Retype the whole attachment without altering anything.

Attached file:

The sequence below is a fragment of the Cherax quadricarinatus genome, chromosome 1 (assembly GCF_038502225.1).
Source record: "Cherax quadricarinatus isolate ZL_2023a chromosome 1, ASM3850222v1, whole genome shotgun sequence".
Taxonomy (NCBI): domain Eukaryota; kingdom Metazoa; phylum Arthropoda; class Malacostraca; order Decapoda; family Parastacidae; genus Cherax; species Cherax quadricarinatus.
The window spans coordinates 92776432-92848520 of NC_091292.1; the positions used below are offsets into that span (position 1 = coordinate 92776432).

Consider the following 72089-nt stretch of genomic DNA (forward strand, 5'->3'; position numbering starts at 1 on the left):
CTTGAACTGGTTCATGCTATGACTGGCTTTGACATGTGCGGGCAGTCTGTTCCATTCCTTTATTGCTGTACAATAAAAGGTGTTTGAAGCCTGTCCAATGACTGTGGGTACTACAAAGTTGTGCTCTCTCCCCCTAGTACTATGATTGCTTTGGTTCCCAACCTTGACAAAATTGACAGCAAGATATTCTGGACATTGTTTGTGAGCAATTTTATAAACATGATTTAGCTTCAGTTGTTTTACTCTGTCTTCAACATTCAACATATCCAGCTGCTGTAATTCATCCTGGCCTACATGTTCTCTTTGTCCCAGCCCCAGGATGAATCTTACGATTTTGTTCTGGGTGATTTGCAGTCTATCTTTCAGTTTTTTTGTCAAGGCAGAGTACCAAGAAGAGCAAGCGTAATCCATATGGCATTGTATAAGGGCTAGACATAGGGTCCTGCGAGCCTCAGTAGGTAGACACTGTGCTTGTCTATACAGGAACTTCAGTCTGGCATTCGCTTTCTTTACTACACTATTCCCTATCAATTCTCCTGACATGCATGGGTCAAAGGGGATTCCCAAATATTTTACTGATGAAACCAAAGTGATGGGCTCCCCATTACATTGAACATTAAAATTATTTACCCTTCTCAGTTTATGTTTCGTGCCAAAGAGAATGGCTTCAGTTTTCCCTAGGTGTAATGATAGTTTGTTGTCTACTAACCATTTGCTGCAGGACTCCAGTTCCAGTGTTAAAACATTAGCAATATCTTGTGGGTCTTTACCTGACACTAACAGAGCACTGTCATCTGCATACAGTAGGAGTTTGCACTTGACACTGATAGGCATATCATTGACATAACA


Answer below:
The sequence below is a fragment of the Cherax quadricarinatus genome, chromosome 1 (assembly GCF_038502225.1).
Source record: "Cherax quadricarinatus isolate ZL_2023a chromosome 1, ASM3850222v1, whole genome shotgun sequence".
Taxonomy (NCBI): domain Eukaryota; kingdom Metazoa; phylum Arthropoda; class Malacostraca; order Decapoda; family Parastacidae; genus Cherax; species Cherax quadricarinatus.
The window spans coordinates 92776432-92848520 of NC_091292.1; the positions used below are offsets into that span (position 1 = coordinate 92776432).

Consider the following 72089-nt stretch of genomic DNA (forward strand, 5'->3'; position numbering starts at 1 on the left):
CTTGAACTGGTTCATGCTATGACTGGCTTTGACATGTGCGGGCAGTCTGTTCCATTCCTTTATTGCTGTACAATAAAAGGTGTTTGAAGCCTGTCCAATGACTGTGGGTACTACAAAGTTGTGCTCTCTCCCCCTAGTACTATGATTGCTTTGGTTCCCAACCTTGACAAAATTGACAGCAAGATATTCTGGACATTGTTTGTGAGCAATTTTATAAACATGATTTAGCTTCAGTTGTTTTACTCTGTCTTCAACATTCAACATATCCAGCTGCTGTAATTCATCCTGGCCTACATGTTCTCTTTGTCCCAGCCCCAGGATGAATCTTACGATTTTGTTCTGGGTGATTTGCAGTCTATCTTTCAGTTTTTTTGTCAAGGCAGAGTACCAAGAAGAGCAAGCGTAATCCATATGGCATTGTATAAGGGCTAGACATAGGGTCCTGCGAGCCTCAGTAGGTAGACACTGTGCTTGTCTATACAGGAACTTCAGTCTGGCATTCGCTTTCTTTACTACACTATTCCCTATCAATTCTCCTGACATGCATGGGTCAAAGGGGATTCCCAAATATTTTACTGATGAAACCAAAGTGATGGGCTCCCCATTACATTGAACATTAAAATTATTTACCCTTCTCAGTTTATGTTTCGTGCCAAAGAGAATGGCTTCAGTTTTCCCTAGGTGTAATGATAGTTTGTTGTCTACTAACCATTTGCTGCAGGACTCCAGTTCCAGTGTTAAAACATTAGCAATATCTTGTGGGTCTTTACCTGACACTAACAGAGCACTGTCATCTGCATACAGTAGGAGTTTGCACTTGACACTGATAGGCATATCATTGACATAACA